Differential expression analysis is critical for identifying molecular differences underlying different conditions. Based on a recent benchmarking analysis, NEBULA has been identified as an ideal DE analysis method in general [64]. In scRNASequest, we incorporated NEBULA as the default method for the DE analysis step [58]. However, users can also choose from a number of DE methods we have implemented in the pipeline, including glmmTMB [59] and MAST [60]. In our demo dataset, we performed DE analysis on each cell type by comparing male versus female samples. Xist, the X-inactive specific transcript gene on the X chromosome, was identified as the most significantly decreased gene in males, which provides a proof-of-concept example of the DE analysis (Fig. 6A, Table S2) [68]. In addition to the DE gene table and the volcano plot, the pipeline also provides QC figures to display the total UMI counts and the number of expressed genes in the cells included in the comparison (Fig. 6B-C, Fig. S2-3).

Fig. 6
figure 6

Differential expression analysis of male versus female in astrocytes. A Volcano plot of all genes with up- and down-regulated genes highlighted, respectively. Up-regulated genes were defined as genes with FDR < 0.05 and logFC > 1, and down-regulated genes were defined as genes with FDR < 0.05 and logFC < -1. B Histogram of total UMI counts. C Histogram of the number of expressed genes in each cell

Reference building using scRef

Label transfer extracts the cell-type-specific gene expression signatures from previously analyzed datasets and applies the identified patterns to the new data. This step is critical for scRNA-seq data analysis, since cell-type labeling facilitates functional dissection and biological interpretation. However, the lack of proper references with matching cell type composition to the analyzed dataset can pose a challenge. Here, we provide scRef, a standalone functionality to process previously analyzed public datasets and embed their labeling information into a formatted reference file. This reference can then be used as input to the scRNASequest pipeline and guide the label transfer using pre-existing knowledge. scRef enables the user to bypass the laborious and limited cell-type annotation process of using only a small set of marker genes and enhances the efficiency and reproducibility of the analysis.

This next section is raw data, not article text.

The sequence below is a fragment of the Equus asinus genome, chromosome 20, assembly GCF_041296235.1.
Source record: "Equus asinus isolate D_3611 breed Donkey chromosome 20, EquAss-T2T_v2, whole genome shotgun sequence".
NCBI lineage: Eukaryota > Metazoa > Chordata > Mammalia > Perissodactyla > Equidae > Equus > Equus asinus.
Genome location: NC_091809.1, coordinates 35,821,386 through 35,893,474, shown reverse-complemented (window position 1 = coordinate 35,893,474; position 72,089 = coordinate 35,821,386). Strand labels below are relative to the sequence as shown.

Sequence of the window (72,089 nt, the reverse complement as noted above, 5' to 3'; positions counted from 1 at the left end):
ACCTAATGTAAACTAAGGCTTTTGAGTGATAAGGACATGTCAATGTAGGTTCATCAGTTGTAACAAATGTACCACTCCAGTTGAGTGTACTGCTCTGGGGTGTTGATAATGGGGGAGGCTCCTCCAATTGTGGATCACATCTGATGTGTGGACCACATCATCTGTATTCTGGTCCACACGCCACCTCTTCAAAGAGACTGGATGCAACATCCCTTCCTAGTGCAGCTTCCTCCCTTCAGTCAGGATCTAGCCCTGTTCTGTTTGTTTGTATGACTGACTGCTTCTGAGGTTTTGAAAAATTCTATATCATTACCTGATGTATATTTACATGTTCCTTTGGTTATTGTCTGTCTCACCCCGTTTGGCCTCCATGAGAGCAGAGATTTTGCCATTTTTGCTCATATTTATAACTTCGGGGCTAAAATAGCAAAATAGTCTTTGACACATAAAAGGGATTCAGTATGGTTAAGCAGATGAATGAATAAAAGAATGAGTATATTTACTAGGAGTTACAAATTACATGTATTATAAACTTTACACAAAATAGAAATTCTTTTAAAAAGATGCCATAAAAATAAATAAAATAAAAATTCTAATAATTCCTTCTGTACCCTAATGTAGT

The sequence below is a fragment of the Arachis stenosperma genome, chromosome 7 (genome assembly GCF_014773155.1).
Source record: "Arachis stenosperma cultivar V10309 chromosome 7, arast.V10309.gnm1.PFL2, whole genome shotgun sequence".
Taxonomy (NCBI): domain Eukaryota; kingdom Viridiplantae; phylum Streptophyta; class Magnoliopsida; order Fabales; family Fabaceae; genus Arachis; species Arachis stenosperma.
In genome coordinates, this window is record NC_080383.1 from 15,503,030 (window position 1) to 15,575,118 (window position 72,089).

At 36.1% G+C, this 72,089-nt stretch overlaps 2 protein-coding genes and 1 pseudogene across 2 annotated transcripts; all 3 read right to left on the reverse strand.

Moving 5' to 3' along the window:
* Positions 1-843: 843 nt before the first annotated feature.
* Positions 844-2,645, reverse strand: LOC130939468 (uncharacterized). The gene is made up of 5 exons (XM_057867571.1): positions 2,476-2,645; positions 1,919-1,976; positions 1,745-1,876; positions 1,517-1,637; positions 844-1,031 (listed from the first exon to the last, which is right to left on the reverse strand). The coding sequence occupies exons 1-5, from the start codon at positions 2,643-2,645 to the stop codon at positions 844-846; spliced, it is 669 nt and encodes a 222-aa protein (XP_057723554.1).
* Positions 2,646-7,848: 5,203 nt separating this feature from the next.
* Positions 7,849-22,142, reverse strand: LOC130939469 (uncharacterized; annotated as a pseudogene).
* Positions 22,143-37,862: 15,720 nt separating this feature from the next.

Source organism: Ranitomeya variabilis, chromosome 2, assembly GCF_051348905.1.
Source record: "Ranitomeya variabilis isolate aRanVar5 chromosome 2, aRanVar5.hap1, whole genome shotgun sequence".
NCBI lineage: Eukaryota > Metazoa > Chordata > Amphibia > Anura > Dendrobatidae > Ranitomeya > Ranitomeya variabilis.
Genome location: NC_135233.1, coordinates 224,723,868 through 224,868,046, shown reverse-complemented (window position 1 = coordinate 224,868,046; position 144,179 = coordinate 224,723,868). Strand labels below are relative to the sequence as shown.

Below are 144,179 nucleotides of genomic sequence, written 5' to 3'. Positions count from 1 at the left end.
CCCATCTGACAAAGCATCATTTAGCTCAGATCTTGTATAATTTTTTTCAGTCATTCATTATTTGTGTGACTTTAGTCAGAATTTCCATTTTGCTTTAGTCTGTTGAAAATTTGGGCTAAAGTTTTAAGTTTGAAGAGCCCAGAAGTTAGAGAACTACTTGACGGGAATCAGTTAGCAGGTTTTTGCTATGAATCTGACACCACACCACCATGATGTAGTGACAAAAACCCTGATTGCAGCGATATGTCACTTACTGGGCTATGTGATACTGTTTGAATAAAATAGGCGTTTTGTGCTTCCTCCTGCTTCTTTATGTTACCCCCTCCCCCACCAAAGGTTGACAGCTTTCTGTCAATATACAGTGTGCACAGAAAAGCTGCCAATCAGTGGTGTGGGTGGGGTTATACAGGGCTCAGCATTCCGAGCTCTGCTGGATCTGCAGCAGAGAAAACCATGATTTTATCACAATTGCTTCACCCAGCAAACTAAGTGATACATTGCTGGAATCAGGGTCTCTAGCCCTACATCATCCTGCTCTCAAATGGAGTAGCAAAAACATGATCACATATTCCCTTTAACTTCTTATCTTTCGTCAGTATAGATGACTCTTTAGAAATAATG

Data visualization and exploration using Cellxgene VIP

Cellxgene VIP is a plug-in tool to generate various figures for the processed dataset [43]. It was developed based on the cellxgene [44] single-cell visualization platform that displays categorical and numeric metadata information, as well as UMAP and PCA embedding plots. To facilitate smooth navigation of the dataset for scientists without programming backgrounds, scRNASequest generates an h5ad file that can be easily loaded into cellxgene VIP [43]. While cellxgene only provides a limited set of functions to explore the data, cellxgene VIP provides an expanded array of features: violin plots, volcano plots, dot plots, heatmaps, and complex figures in this all-in-one plug-in. As an example, we show that the Xist gene indeed has lower expression in the male compared to the female (Fig. 7). Detailed tutorial of the cellxgene VIP functionalities can be found on the tutorial page (https://interactivereport.github.io/cellxgene_VIP/tutorial/docs/).

Fig. 7
figure 7

Cellxgene VIP interface. The ‘Visualization in Plug-in (VIP)’ window on the bottom left corner provides various plotting functions to navigate the full dataset

Integrating public datasets using sc2celldepot